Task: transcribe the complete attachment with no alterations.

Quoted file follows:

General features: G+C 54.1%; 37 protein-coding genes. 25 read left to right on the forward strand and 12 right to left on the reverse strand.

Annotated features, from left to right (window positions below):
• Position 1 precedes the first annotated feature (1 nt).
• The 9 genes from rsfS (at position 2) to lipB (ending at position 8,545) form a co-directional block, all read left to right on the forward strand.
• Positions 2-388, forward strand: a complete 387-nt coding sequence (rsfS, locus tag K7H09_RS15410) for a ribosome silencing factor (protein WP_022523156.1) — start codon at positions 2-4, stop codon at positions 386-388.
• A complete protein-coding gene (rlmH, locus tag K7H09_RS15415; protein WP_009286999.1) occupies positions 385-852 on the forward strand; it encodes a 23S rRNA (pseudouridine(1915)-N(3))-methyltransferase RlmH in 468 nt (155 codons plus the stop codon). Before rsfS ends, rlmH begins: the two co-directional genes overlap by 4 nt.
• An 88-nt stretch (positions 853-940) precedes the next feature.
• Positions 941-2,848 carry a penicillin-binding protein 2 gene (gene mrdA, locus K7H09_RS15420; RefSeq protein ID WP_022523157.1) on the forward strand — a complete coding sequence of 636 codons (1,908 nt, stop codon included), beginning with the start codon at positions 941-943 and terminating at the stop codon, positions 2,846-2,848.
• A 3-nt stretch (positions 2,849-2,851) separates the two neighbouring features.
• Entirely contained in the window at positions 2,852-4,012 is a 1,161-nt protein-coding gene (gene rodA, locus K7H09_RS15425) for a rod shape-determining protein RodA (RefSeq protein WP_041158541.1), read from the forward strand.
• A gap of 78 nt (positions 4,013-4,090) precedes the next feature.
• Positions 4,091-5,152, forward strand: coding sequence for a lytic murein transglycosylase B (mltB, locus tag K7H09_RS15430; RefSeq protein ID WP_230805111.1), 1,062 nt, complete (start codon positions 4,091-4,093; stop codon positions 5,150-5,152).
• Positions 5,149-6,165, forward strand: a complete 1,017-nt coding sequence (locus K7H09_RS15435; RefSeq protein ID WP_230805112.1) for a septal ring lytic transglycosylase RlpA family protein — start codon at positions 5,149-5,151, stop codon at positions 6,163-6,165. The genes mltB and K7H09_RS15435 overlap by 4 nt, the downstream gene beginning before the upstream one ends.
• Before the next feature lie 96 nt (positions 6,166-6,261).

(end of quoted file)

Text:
General features: G+C 54.1%; 37 protein-coding genes. 25 read left to right on the forward strand and 12 right to left on the reverse strand.

Annotated features, from left to right (window positions below):
• Position 1 precedes the first annotated feature (1 nt).
• The 9 genes from rsfS (at position 2) to lipB (ending at position 8,545) form a co-directional block, all read left to right on the forward strand.
• Positions 2-388, forward strand: a complete 387-nt coding sequence (rsfS, locus tag K7H09_RS15410) for a ribosome silencing factor (protein WP_022523156.1) — start codon at positions 2-4, stop codon at positions 386-388.
• A complete protein-coding gene (rlmH, locus tag K7H09_RS15415; protein WP_009286999.1) occupies positions 385-852 on the forward strand; it encodes a 23S rRNA (pseudouridine(1915)-N(3))-methyltransferase RlmH in 468 nt (155 codons plus the stop codon). Before rsfS ends, rlmH begins: the two co-directional genes overlap by 4 nt.
• An 88-nt stretch (positions 853-940) precedes the next feature.
• Positions 941-2,848 carry a penicillin-binding protein 2 gene (gene mrdA, locus K7H09_RS15420; RefSeq protein ID WP_022523157.1) on the forward strand — a complete coding sequence of 636 codons (1,908 nt, stop codon included), beginning with the start codon at positions 941-943 and terminating at the stop codon, positions 2,846-2,848.
• A 3-nt stretch (positions 2,849-2,851) separates the two neighbouring features.
• Entirely contained in the window at positions 2,852-4,012 is a 1,161-nt protein-coding gene (gene rodA, locus K7H09_RS15425) for a rod shape-determining protein RodA (RefSeq protein WP_041158541.1), read from the forward strand.
• A gap of 78 nt (positions 4,013-4,090) precedes the next feature.
• Positions 4,091-5,152, forward strand: coding sequence for a lytic murein transglycosylase B (mltB, locus tag K7H09_RS15430; RefSeq protein ID WP_230805111.1), 1,062 nt, complete (start codon positions 4,091-4,093; stop codon positions 5,150-5,152).
• Positions 5,149-6,165, forward strand: a complete 1,017-nt coding sequence (locus K7H09_RS15435; RefSeq protein ID WP_230805112.1) for a septal ring lytic transglycosylase RlpA family protein — start codon at positions 5,149-5,151, stop codon at positions 6,163-6,165. The genes mltB and K7H09_RS15435 overlap by 4 nt, the downstream gene beginning before the upstream one ends.
• Before the next feature lie 96 nt (positions 6,166-6,261).